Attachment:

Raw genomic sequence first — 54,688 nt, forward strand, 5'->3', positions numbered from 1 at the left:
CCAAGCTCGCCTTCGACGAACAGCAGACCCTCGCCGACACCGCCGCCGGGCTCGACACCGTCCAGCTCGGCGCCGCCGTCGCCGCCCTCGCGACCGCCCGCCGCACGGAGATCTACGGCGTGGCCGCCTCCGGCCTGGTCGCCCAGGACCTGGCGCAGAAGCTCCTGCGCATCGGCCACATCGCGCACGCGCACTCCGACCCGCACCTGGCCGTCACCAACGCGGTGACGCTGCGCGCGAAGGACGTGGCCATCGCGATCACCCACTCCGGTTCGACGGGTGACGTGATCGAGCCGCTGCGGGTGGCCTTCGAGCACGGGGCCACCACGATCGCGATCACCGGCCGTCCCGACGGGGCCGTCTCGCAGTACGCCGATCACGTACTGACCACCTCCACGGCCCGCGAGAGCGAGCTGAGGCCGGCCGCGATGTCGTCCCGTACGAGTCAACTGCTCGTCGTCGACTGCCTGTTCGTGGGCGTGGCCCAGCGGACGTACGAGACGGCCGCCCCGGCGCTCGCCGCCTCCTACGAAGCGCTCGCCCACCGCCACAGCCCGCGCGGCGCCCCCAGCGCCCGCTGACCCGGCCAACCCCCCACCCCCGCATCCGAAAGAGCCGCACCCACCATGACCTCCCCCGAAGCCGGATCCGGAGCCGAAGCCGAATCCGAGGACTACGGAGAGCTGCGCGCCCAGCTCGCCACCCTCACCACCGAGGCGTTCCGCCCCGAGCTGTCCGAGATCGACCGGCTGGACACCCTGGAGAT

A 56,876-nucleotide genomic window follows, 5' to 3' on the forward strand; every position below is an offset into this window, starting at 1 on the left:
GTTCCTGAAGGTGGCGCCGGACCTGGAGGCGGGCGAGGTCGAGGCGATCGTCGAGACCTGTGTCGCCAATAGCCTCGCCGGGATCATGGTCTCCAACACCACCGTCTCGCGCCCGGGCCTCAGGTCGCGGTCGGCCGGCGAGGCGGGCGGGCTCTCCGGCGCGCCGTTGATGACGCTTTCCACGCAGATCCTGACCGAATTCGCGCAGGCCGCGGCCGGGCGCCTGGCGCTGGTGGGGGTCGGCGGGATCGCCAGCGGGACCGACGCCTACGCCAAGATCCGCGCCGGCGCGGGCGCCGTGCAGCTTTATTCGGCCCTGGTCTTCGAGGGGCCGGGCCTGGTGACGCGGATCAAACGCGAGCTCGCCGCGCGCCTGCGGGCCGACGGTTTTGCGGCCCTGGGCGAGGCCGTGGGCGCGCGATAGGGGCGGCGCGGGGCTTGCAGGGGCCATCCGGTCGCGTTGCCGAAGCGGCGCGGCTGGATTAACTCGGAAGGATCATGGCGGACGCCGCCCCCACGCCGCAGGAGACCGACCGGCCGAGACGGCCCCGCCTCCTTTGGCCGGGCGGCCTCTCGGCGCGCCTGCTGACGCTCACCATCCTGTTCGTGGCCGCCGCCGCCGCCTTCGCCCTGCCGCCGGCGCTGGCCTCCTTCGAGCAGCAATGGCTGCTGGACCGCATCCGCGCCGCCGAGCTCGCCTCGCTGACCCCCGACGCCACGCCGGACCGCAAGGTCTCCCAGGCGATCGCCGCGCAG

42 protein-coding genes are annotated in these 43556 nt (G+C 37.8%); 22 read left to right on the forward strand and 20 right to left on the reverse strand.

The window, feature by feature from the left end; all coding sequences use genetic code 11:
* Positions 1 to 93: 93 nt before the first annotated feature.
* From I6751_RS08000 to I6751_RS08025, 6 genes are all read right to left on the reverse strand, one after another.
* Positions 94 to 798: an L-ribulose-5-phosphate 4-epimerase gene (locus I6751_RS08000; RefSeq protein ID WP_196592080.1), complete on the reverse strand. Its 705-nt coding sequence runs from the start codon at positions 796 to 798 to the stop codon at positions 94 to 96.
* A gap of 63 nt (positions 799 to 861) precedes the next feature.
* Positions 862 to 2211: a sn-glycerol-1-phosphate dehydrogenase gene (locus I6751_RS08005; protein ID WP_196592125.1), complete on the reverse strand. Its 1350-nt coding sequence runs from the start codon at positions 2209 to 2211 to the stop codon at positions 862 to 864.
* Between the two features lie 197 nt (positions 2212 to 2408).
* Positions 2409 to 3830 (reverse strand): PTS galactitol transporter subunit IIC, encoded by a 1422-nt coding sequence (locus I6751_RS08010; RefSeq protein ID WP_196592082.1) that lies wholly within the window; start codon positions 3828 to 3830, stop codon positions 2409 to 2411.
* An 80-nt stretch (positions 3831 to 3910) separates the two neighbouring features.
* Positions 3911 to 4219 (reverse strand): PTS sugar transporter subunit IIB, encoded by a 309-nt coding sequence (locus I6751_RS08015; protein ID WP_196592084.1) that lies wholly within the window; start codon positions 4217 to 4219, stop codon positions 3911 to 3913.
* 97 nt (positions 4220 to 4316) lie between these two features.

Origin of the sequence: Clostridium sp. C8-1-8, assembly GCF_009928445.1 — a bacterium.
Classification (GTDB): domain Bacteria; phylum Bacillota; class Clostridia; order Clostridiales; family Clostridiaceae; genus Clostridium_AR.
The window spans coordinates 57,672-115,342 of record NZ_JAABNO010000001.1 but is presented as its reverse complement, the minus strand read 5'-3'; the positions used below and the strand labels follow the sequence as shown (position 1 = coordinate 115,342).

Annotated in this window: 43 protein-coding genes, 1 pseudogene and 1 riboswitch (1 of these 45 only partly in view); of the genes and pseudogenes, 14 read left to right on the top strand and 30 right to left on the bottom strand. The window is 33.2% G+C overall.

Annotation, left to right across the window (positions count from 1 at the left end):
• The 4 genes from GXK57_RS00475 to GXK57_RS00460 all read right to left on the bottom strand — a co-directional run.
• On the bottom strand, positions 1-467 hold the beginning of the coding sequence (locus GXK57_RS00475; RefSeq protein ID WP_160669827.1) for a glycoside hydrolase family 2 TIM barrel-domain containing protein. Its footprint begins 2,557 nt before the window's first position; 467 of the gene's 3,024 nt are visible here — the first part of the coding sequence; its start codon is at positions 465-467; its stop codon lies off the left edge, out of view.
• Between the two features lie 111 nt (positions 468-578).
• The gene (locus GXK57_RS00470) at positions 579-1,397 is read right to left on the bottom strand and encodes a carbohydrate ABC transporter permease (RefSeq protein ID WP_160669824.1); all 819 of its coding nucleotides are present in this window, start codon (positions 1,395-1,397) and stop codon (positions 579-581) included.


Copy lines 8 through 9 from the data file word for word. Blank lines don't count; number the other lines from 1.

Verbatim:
* From I6751_RS08000 to I6751_RS08025, 6 genes are all read right to left on the reverse strand, one after another.
* Positions 94 to 798: an L-ribulose-5-phosphate 4-epimerase gene (locus I6751_RS08000; RefSeq protein ID WP_196592080.1), complete on the reverse strand. Its 705-nt coding sequence runs from the start codon at positions 796 to 798 to the stop codon at positions 94 to 96.